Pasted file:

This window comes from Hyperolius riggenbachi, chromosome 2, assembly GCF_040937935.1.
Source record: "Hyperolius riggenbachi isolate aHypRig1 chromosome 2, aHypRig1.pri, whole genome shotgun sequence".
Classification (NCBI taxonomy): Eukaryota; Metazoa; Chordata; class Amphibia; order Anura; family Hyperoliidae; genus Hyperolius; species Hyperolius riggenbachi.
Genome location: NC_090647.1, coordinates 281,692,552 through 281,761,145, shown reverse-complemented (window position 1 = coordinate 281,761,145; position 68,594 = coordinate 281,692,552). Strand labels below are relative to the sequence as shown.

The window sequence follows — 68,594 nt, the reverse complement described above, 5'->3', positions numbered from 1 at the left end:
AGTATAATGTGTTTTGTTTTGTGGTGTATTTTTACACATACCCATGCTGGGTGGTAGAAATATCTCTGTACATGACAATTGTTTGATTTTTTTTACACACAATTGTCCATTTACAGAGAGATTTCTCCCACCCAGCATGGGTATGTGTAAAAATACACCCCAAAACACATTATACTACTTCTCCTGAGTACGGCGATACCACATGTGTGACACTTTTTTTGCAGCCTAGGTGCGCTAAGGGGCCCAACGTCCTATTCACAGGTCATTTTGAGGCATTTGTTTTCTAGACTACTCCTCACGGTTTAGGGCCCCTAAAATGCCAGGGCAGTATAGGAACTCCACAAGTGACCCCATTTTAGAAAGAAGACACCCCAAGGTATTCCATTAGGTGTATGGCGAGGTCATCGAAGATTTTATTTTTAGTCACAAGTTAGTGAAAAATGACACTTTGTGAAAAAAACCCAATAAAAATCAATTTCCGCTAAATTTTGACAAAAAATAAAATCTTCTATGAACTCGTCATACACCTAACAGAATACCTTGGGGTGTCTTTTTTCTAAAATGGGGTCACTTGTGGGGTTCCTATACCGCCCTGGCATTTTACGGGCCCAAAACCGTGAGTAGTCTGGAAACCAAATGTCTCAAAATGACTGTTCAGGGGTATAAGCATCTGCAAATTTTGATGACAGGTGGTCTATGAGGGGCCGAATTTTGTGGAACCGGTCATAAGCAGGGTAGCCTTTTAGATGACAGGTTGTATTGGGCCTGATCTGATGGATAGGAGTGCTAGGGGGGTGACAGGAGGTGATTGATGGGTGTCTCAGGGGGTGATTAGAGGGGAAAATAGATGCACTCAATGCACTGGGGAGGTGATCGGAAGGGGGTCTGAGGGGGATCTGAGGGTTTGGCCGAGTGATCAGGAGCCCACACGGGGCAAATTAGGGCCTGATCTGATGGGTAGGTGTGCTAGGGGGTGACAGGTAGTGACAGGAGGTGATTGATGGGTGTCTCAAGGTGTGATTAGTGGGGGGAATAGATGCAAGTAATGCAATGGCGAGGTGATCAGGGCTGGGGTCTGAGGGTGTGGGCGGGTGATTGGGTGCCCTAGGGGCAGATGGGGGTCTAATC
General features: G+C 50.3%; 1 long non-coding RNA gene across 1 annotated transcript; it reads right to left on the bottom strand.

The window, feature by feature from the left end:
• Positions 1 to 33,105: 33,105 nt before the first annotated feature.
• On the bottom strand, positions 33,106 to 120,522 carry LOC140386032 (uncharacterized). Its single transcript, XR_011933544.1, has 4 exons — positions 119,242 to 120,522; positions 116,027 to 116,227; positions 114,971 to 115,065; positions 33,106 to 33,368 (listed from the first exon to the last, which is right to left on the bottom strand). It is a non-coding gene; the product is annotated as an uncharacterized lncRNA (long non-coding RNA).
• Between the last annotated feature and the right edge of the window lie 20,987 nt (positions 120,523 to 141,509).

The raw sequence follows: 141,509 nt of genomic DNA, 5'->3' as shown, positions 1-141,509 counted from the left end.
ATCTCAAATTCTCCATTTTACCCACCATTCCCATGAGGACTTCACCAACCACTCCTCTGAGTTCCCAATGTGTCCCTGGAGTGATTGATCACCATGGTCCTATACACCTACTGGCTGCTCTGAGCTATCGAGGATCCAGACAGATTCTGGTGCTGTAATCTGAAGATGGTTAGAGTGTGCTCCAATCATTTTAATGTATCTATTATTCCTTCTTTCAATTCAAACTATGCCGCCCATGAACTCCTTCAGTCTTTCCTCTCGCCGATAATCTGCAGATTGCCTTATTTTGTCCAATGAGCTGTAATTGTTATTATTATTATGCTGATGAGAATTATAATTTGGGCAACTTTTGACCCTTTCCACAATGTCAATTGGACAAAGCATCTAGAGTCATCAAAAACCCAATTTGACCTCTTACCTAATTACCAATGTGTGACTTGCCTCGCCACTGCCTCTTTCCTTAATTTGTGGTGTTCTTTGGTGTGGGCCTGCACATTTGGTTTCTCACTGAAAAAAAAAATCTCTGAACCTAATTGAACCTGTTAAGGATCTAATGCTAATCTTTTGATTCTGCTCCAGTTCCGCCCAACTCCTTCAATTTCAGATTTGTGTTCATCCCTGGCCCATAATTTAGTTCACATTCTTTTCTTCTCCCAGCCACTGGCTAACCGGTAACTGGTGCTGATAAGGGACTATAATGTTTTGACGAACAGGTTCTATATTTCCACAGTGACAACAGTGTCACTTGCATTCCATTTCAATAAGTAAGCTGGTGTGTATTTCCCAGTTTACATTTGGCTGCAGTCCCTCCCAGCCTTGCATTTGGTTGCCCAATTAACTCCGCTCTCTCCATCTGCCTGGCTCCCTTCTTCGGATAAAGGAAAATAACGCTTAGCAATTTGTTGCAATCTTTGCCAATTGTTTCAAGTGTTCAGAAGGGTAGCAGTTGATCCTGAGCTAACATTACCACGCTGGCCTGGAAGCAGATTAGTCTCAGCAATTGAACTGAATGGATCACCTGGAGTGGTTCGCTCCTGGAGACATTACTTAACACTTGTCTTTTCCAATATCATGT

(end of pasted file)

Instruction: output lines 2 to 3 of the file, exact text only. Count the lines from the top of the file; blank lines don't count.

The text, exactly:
Source record: "Hyperolius riggenbachi isolate aHypRig1 chromosome 2, aHypRig1.pri, whole genome shotgun sequence".
Classification (NCBI taxonomy): Eukaryota; Metazoa; Chordata; class Amphibia; order Anura; family Hyperoliidae; genus Hyperolius; species Hyperolius riggenbachi.